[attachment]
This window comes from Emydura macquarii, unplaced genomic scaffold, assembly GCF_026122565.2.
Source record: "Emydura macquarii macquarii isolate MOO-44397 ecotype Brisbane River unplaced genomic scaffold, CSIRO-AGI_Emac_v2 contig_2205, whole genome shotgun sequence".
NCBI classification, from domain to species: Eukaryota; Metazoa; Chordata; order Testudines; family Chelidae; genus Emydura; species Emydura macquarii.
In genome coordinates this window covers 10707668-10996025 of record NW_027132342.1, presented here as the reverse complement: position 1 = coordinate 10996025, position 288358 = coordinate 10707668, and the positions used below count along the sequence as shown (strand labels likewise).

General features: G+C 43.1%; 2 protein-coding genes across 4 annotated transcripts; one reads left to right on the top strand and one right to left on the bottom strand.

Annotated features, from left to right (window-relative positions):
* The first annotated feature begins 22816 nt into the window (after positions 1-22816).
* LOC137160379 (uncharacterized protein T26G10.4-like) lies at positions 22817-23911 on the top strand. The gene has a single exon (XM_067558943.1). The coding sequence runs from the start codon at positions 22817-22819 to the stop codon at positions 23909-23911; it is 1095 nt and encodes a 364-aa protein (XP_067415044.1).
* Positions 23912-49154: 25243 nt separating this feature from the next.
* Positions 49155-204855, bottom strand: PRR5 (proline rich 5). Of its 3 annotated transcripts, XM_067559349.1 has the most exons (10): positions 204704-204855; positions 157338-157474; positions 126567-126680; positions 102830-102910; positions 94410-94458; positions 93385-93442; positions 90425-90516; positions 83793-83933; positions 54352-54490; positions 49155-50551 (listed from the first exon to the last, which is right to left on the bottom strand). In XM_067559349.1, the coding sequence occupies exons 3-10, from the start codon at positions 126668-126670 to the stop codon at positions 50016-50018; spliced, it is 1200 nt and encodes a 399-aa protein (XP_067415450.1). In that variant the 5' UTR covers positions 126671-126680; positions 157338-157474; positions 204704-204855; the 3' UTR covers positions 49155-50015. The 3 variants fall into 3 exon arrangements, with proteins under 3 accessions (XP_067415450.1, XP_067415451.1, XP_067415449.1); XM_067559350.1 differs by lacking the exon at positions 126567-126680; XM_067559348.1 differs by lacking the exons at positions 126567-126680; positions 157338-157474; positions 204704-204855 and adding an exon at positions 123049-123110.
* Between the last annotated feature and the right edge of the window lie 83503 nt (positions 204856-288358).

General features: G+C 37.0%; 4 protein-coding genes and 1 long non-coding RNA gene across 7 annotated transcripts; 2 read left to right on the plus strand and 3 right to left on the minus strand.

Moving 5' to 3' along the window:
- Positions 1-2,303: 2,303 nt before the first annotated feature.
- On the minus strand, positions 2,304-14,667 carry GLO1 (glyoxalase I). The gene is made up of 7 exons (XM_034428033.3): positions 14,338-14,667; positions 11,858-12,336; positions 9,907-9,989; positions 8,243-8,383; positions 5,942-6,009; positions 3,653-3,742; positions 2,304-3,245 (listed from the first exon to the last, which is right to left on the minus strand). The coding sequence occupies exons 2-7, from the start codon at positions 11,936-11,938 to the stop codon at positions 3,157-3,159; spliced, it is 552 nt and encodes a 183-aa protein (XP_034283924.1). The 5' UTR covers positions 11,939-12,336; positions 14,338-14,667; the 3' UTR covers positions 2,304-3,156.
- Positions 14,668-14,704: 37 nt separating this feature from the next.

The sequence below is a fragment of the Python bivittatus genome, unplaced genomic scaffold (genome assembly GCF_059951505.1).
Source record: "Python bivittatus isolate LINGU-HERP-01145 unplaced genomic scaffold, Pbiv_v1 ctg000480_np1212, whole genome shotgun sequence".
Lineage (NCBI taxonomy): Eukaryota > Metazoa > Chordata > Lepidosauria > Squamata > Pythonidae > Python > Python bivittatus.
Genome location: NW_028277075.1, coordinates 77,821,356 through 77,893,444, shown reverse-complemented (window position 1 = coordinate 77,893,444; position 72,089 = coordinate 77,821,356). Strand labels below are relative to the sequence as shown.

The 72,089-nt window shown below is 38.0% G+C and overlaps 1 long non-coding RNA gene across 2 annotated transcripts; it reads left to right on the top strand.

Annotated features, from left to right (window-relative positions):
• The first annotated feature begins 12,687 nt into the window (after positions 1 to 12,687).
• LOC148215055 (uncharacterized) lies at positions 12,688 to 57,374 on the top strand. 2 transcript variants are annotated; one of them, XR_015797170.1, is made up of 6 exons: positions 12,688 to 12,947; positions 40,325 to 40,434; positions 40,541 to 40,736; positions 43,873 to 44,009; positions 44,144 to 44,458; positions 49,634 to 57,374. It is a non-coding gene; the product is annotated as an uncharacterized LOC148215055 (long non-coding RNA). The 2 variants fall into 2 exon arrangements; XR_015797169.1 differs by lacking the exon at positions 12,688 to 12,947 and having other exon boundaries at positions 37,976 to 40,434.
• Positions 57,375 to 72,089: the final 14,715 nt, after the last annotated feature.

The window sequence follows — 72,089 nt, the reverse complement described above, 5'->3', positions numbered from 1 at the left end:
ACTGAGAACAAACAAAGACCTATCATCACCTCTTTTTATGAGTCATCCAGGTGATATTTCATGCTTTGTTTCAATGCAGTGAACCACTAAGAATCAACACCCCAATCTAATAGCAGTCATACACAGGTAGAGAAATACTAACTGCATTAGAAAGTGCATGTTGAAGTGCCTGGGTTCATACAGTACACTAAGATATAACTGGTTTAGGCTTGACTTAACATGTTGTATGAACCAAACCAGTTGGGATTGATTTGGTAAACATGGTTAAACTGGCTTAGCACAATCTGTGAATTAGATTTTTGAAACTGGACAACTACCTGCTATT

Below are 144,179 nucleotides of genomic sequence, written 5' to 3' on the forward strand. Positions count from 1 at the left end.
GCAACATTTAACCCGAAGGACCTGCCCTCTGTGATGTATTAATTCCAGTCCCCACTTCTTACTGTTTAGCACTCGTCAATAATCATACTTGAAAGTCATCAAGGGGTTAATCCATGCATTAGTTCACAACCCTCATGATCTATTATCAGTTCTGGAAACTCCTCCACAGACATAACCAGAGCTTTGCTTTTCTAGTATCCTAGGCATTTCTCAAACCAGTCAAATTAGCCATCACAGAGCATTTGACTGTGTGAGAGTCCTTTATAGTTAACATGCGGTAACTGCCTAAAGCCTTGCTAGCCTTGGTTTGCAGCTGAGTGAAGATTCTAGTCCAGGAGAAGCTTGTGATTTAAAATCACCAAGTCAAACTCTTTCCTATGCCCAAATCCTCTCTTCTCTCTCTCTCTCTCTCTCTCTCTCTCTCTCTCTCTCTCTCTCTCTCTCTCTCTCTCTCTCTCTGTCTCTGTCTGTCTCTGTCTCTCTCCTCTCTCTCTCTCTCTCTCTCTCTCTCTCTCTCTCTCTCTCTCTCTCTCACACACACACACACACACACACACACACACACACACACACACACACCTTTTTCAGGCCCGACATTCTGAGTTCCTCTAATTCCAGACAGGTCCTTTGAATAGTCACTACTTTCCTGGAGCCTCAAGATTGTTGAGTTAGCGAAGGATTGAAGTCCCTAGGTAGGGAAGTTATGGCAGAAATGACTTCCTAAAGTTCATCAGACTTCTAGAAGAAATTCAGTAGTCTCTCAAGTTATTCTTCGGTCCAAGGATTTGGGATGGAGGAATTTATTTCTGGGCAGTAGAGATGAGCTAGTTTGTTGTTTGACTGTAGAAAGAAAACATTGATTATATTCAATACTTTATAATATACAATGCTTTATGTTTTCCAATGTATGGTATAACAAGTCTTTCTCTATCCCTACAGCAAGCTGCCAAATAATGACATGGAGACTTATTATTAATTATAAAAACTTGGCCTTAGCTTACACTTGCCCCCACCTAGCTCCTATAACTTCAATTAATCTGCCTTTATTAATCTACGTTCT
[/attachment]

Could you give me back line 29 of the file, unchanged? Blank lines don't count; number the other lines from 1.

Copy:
GCAACATTTAACCCGAAGGACCTGCCCTCTGTGATGTATTAATTCCAGTCCCCACTTCTTACTGTTTAGCACTCGTCAATAATCATACTTGAAAGTCATCAAGGGGTTAATCCATGCATTAGTTCACAACCCTCATGATCTATTATCAGTTCTGGAAACTCCTCCACAGACATAACCAGAGCTTTGCTTTTCTAGTATCCTAGGCATTTCTCAAACCAGTCAAATTAGCCATCACAGAGCATTTGACTGTGTGAGAGTCCTTTATAGTTAACATGCGGTAACTGCCTAAAGCCTTGCTAGCCTTGGTTTGCAGCTGAGTGAAGATTCTAGTCCAGGAGAAGCTTGTGATTTAAAATCACCAAGTCAAACTCTTTCCTATGCCCAAATCCTCTCTTCTCTCTCTCTCTCTCTCTCTCTCTCTCTCTCTCTCTCTCTCTCTCTCTCTCTCTCTCTCTCTCTGTCTCTGTCTGTCTCTGTCTCTCTCCTCTCTCTCTCTCTCTCTCTCTCTCTCTCTCTCTCTCTCTCTCTCTCTCACACACACACACACACACACACACACACACACACACACACACACACCTTTTTCAGGCCCGACATTCTGAGTTCCTCTAATTCCAGACAGGTCCTTTGAATAGTCACTACTTTCCTGGAGCCTCAAGATTGTTGAGTTAGCGAAGGATTGAAGTCCCTAGGTAGGGAAGTTATGGCAGAAATGACTTCCTAAAGTTCATCAGACTTCTAGAAGAAATTCAGTAGTCTCTCAAGTTATTCTTCGGTCCAAGGATTTGGGATGGAGGAATTTATTTCTGGGCAGTAGAGATGAGCTAGTTTGTTGTTTGACTGTAGAAAGAAAACATTGATTATATTCAATACTTTATAATATACAATGCTTTATGTTTTCCAATGTATGGTATAACAAGTCTTTCTCTATCCCTACAGCAAGCTGCCAAATAATGACATGGAGACTTATTATTAATTATAAAAACTTGGCCTTAGCTTACACTTGCCCCCACCTAGCTCCTATAACTTCAATTAATCTGCCTTTATTAATCTACGTTCT